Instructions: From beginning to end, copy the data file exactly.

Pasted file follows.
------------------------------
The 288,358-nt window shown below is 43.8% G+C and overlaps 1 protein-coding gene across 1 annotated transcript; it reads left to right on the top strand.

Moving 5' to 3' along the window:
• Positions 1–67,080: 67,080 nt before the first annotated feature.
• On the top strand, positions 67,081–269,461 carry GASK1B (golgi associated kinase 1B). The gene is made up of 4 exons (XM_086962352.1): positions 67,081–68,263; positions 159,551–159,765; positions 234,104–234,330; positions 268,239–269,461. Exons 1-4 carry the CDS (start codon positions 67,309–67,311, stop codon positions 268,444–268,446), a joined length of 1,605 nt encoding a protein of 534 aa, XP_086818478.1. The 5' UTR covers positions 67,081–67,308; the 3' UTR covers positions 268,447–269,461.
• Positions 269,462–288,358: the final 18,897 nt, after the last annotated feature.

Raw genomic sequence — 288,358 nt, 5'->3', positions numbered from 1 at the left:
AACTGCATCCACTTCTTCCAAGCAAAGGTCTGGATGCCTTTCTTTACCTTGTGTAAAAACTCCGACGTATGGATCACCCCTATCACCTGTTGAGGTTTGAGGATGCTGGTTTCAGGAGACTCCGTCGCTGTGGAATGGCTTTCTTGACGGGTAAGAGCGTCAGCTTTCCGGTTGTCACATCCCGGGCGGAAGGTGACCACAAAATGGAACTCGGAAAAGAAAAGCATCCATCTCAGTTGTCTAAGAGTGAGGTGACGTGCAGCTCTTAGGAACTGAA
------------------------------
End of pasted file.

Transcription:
The 288,358-nt window shown below is 43.8% G+C and overlaps 1 protein-coding gene across 1 annotated transcript; it reads left to right on the top strand.

Moving 5' to 3' along the window:
• Positions 1–67,080: 67,080 nt before the first annotated feature.
• On the top strand, positions 67,081–269,461 carry GASK1B (golgi associated kinase 1B). The gene is made up of 4 exons (XM_086962352.1): positions 67,081–68,263; positions 159,551–159,765; positions 234,104–234,330; positions 268,239–269,461. Exons 1-4 carry the CDS (start codon positions 67,309–67,311, stop codon positions 268,444–268,446), a joined length of 1,605 nt encoding a protein of 534 aa, XP_086818478.1. The 5' UTR covers positions 67,081–67,308; the 3' UTR covers positions 268,447–269,461.
• Positions 269,462–288,358: the final 18,897 nt, after the last annotated feature.

Raw genomic sequence — 288,358 nt, 5'->3', positions numbered from 1 at the left:
AACTGCATCCACTTCTTCCAAGCAAAGGTCTGGATGCCTTTCTTTACCTTGTGTAAAAACTCCGACGTATGGATCACCCCTATCACCTGTTGAGGTTTGAGGATGCTGGTTTCAGGAGACTCCGTCGCTGTGGAATGGCTTTCTTGACGGGTAAGAGCGTCAGCTTTCCGGTTGTCACATCCCGGGCGGAAGGTGACCACAAAATGGAACTCGGAAAAGAAAAGCATCCATCTCAGTTGTCTAAGAGTGAGGTGACGTGCAGCTCTTAGGAACTGAA